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Noginthenog

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About Noginthenog

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  1. Not yet! What about wage inflation? If (printed QE) money flows into industry and production doesn't that mean more people working and earning better money than being stuck on benefits and part time jobs? 
  2. I think DB may well have called this right, Gold rising in price as you would expect as inflation is picking up around the world in the real economy. But Gold is the tail of the beast, crude oil is the head. It's the oil price that will rise up and then crash this economy, with many calls for a future price of $15 a barrel. (What price then for the BP's, Shell's of this world?) At that point will we see Gold at $800??? Personally I can't read these distorted markets, throw in Cryptos and the picture is even cloudier! I believe in Gold, it exists, it doesn't require a network to exist and you can hold it in your hand. I will always hold some and probably some of the companies that do the "proof of work" to mine it out the ground, it is the money of last resort. I don't believe that the economy can withstand +$100 oil for long..... Was $1360 the peak for gold before the deflation???
  3. Firstly let me say I have no answers here, only more questions! Regarding the chart above one point about that time period is that we were on a Gold Standard. Well I say we, I mean the reserve currency was (USD:$). We are in a very different place now, and I'm not sure which way this is going... Is it going to implode or explode? I see lots of logic in durhamborn's view, but I certainly see a time where the USD (along with other western currencies) crashes in value against emerging market currencies causing significant inflation. I'm hedging Property (no debt) 25%, Equities in ISA 20%, Gold Miners in ISA 5%, Gold allocated 5%, Cash some in ISA's 35%, Pension, probably mostly bonds 10%.
  4. By an extension of this logic one should never vote for anyone not likely to win? Flip side is then possibly that if 'they're' going to win anyway what's the point of voting, or adding to their majority? (imho) All that matters is that you vote, but I believe in push and pull politics. If TPTB start to see more and more votes going for the Greens they are likely to adopt some policies that the Greens have done the hard work on in order to pull those votes back. Cracking example here is UKIP. One MP but 18% of the vote in 2015 GE (I think). Knowing this would be a worse outcome if nothing was done Tories offered the referendum. I'm not saying that's a good or bad thing, but rather an example of how policies from a minority party can create policy in the main parties. I so agree with this! In fact I think there should be a law to force you to vote, but there should also be an 'abstain' option. I would never vote 'tactically', but I also take the view that policies from a minority party can be adopted by major parties. At the moment I'll vote for anyone, except the Tories or Labour. Stop voting for a Party you don't really want!!!! More QE would probably keep the show on the road. But as per another thread, the next batch of QE may come too late.....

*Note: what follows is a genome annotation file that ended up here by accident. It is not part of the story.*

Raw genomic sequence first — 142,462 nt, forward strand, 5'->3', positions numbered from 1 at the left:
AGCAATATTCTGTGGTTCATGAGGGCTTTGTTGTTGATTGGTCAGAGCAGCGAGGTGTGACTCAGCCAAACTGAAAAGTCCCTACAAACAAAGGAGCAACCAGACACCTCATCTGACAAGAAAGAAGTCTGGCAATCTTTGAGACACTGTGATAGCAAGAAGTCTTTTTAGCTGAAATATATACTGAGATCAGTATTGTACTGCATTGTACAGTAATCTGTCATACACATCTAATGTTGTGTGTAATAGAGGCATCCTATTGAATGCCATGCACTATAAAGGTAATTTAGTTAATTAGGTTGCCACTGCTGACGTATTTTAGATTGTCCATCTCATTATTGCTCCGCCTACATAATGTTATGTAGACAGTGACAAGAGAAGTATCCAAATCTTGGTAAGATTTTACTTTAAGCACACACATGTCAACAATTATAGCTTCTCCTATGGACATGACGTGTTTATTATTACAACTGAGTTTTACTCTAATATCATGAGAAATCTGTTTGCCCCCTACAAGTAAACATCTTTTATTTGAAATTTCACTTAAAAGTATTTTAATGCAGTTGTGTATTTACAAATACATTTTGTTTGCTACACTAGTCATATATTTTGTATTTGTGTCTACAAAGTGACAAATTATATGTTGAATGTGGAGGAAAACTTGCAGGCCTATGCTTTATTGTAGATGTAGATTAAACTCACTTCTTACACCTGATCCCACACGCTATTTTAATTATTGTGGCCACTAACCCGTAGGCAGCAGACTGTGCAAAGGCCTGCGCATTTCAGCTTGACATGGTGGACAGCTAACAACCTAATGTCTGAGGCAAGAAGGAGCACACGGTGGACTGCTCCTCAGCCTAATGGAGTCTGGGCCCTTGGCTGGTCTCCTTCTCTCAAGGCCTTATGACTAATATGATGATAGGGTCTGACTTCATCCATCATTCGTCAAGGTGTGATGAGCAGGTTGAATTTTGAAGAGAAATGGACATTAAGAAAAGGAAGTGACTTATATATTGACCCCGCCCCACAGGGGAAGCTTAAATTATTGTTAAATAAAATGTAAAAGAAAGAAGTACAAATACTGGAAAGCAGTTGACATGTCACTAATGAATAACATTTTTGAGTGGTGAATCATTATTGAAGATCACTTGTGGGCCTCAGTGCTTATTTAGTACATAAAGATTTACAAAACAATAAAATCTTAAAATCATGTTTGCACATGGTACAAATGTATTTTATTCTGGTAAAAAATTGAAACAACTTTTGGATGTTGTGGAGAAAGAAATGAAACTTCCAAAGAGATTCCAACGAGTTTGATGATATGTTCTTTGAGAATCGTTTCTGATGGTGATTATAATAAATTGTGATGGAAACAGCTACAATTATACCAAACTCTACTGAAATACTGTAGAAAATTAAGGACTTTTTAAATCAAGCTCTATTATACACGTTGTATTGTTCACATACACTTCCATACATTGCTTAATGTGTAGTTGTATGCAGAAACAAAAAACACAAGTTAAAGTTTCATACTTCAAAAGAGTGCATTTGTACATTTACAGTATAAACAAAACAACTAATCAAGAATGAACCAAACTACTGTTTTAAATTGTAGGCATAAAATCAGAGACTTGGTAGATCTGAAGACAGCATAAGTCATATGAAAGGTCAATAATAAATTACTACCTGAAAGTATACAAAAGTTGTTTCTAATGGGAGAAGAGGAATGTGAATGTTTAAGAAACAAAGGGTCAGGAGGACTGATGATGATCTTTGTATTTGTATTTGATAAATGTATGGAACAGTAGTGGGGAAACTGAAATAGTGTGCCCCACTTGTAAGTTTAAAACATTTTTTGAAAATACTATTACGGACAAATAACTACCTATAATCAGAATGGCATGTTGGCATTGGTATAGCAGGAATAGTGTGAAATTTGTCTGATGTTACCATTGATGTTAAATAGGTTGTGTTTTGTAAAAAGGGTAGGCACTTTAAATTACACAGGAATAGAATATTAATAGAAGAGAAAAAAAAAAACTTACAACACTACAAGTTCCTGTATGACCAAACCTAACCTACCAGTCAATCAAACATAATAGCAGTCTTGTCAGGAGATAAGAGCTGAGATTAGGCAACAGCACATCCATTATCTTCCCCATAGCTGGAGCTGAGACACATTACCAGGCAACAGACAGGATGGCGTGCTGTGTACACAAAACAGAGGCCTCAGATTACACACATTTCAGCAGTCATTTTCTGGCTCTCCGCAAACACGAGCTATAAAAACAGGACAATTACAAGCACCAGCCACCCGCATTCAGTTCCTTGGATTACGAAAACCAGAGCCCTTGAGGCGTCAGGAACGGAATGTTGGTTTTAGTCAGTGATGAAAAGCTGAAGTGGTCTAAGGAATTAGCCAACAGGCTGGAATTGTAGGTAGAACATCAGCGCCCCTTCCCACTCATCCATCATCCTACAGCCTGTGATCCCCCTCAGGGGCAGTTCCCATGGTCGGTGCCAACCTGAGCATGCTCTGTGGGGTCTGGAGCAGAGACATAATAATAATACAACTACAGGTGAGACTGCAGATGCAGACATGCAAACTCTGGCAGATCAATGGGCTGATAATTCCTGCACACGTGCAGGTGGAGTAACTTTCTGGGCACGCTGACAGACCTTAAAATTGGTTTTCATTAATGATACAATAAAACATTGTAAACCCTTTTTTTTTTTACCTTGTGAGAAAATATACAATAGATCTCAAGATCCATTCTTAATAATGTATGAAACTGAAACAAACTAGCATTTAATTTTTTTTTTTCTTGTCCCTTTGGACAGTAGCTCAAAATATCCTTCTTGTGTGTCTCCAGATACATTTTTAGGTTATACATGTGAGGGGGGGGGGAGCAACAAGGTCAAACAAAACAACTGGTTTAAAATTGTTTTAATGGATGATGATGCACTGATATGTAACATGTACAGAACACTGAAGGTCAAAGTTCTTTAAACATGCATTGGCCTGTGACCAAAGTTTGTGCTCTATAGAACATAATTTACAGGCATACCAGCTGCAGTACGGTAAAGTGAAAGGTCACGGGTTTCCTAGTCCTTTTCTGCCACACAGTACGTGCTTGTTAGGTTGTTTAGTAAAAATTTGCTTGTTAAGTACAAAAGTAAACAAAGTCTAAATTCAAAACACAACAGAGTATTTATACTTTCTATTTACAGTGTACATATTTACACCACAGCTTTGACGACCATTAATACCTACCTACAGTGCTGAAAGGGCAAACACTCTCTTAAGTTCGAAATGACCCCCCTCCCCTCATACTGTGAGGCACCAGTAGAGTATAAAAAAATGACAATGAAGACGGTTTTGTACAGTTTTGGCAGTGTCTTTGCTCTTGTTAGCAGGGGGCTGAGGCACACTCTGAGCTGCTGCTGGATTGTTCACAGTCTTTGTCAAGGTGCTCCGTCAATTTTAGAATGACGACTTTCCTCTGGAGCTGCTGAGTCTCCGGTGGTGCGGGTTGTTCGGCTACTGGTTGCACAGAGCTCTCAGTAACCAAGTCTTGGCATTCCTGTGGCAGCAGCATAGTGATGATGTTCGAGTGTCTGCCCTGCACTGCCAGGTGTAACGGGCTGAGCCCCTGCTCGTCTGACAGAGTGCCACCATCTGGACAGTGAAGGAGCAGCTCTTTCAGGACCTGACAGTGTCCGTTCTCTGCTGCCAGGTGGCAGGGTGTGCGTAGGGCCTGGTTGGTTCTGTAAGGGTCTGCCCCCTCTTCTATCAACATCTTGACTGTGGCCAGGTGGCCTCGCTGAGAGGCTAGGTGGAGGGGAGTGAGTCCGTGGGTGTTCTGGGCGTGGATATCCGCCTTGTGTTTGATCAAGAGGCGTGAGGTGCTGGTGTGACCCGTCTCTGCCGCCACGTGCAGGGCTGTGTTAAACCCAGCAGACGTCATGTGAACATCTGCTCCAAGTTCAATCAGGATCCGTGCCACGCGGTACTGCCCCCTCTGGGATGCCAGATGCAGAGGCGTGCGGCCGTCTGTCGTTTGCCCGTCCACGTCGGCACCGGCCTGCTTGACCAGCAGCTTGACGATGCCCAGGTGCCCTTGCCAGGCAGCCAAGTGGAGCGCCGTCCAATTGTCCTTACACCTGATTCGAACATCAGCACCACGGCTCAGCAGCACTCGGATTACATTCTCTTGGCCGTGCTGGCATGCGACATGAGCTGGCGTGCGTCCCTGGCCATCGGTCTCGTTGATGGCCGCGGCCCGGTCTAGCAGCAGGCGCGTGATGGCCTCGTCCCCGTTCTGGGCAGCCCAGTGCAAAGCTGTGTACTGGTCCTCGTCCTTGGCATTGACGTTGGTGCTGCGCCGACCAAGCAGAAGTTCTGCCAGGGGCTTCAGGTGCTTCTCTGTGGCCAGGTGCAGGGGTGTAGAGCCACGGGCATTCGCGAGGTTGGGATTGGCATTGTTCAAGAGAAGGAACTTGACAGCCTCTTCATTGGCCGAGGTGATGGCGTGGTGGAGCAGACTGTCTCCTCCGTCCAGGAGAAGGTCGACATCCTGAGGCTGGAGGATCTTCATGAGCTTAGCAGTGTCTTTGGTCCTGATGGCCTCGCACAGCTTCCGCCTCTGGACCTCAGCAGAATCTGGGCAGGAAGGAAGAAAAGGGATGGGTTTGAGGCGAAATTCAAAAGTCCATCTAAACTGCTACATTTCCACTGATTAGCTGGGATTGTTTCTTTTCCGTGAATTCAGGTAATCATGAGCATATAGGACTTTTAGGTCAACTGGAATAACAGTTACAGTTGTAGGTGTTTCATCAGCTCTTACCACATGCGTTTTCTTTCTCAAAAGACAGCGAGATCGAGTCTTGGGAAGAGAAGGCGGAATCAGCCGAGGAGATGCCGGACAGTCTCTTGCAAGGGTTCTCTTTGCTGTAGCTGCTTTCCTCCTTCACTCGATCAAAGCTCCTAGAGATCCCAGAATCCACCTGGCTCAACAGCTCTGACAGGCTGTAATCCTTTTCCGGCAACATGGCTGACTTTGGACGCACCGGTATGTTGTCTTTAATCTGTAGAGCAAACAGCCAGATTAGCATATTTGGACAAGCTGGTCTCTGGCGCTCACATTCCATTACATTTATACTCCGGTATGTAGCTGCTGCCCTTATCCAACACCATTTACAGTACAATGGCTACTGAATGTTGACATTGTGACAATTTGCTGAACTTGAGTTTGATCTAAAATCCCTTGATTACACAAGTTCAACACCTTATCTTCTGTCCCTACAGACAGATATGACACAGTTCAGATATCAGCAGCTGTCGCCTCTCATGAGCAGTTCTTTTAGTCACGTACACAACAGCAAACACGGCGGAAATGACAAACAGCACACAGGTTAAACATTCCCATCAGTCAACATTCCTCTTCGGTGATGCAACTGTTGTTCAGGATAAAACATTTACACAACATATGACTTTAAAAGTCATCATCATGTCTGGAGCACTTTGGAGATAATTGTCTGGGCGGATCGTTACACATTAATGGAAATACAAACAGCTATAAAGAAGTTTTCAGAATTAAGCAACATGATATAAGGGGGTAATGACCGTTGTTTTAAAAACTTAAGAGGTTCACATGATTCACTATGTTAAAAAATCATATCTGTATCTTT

5. The empty house says it all sadly. No one in there really cares and a big proportion of politicians seem to be very well connected to the big banks and financial institutions, so will they want to go back to sound money? Hell, the political class didn't want Brexit, hence the political furore there! Agree with this, and in the population at large 99% don't understand how the financial system now works to extract wealth from the majority. Using todays RPI inflation figures and current savings rates, in a little over 20 years half of my capital will if left as money have been transferred back into the financial system. Poverty by a thousand cuts! Unfortunately I think the system is FUBAR, and it won't be reformed by UK politicians, but probably Chinese ones.... I did not mention Crypto as there's another relevant thread, however I think the idea of a decentralized currency is definitely on the agenda. Probably a good idea to have your toes in the water....